Republicans Unveil DACA Citizenship-Border Wall Compromise Bill

Republicans Unveil DACA Citizenship-Border Wall Compromise Bill

Republicans Unveil DACA Citizenship-Border Wall Compromise Bill

Bob Goodlatte, R-Va., or "something more moderate", and asked whether he'd sign "either one".

Trump was asked on "Fox and Friends" about the bills on Friday morning.

"I'm looking at both of them", Trump told reporters at the White House.

The other legislation, known as the compromise bill, aims to give recipients of the Deferred Action for Childhood Arrivals program, an eventual path to citizenship while also giving the President and his supporters $25 billion for border security and his signature wall. "I have to have that".

Rep. Patrick McHenry is the House GOP's second-ranking vote counter. "Republicans are not going to take on immigration without the support and endorsement of President Trump". The biggest achievement with Congress was the passage of the tax cut bill in late 2017.

But two Republicans on Sunday said they knew of two cases in which a parent who attempted to show up at an official entry point - just as the administration recommends - and still had their children separated. But they were unable to muster enough support on a discharge petition, a procedural effort to force a vote. "He would sign either the Goodlatte or the leadership bills".

"They like what's in the bill", House Majority Whip Steve Scalise, R-La., said Thursday.

Homeland Security Secretary Kirstjen Nielsen said, "We will not apologize for the job we do or for the job law enforcement does, for doing the job that the American people expect us to do".

Later on Friday, Trump tweeted: "Any Immigration Bill MUST HAVE full funding for the Wall, end Catch & Release, Visa Lottery and Chain, and go to Merit Based Immigration".

GOP senators, including Lindsey Graham of South Carolina, Jeff Flake of Arizona and Susan Collins of ME, said they were considering legislation that would keep migrant families together; provide additional judges so detained families would face shorter waiting periods; and provide facilities for the families to stay.

Democrats have called the policy "barbaric", and House Speaker Paul Ryan says he doesn't want kids separated from parents.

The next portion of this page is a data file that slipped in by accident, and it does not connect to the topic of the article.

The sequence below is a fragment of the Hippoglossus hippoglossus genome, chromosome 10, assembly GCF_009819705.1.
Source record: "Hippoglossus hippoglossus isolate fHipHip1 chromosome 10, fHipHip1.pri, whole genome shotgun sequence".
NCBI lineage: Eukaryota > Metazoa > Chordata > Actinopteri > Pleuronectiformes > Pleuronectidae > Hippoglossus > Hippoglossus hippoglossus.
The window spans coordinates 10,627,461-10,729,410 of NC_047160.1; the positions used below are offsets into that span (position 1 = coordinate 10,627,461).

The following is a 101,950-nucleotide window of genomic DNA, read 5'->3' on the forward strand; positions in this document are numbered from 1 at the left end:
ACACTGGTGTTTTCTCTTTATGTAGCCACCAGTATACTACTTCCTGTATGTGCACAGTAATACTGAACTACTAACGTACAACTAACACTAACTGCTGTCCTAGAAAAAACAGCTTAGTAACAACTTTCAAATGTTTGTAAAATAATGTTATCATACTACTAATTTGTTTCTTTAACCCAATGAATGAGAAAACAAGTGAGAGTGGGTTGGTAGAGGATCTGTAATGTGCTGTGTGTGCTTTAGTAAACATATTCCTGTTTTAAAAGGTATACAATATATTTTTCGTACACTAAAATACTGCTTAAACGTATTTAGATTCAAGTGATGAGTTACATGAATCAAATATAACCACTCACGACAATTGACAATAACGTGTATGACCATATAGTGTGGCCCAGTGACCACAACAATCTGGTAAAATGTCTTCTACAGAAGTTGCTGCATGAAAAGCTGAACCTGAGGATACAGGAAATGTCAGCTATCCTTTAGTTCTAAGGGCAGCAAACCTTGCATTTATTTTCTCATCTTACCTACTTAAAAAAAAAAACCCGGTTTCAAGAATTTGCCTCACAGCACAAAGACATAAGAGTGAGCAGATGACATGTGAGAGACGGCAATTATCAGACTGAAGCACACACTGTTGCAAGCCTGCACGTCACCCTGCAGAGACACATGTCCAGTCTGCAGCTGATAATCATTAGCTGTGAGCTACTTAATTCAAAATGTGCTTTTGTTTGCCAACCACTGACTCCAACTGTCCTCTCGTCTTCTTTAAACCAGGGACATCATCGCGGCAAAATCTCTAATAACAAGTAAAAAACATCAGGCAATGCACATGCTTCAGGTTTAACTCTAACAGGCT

Many conservatives are leery of legislation protecting from deportation immigrants who arrived illegally, calling it amnesty.

Trump further complicated the already chaotic atmosphere around immigration Tuesday afternoon when he seemed to dismiss some nascent proposals to change the policy and vowed to change House GOP legislation.

"No, I am not" comfortable with it, he told reporters.

Trump's comments instantly undercut Ryan's argument against the moderates' petition drive, which the speaker had said was pushing legislation that the president would never sign. House Republicans had been working with top White House aides including Marc Short and Stephen Miller to ensure the president's support in the event it reached his desk.

The controversial policy enacted by the White House had been meant to be a deterrent by persuading those who were considering trying to cross the border - even if they were seeking asylum in the fleeing violence in their home country - not to do so.

The new visa program, which is also available to other immigrants - including what lawmakers said is about 200,000 children who were brought to the US legally by their parents - is contingent on the $25 billion in border security funding being fully provided. "And law requires that children who can not be with their parents be placed within the custody of HHS within 72 hours, something entirely different than the criminal justice system". "But there's no way the Senate will pass either one - indeed, not much chance the House will", the editorial board wrote. One includes hard-line provisions catering to the House GOP's conservative wing; the other will try to bridge the gap between conservatives and moderates.

Trump's meeting at the Capitol comes as lawmakers in both parties are up in arms after days of news reports showing images of children being held at border facilities in cages and an audio recording of a young child pleading for his "Papa".

"We are now a country that tells refugees - women fleeing violent abuse, young people fleeing murderous gangs and people fleeing terrorist groups - to go to hell", says Frank Sharry, a leading advocate for immigrants. As recently as 2007, a significant share of the GOP, led by President George W. Bush himself, sought a humane answer to the problem of illegal immigration.

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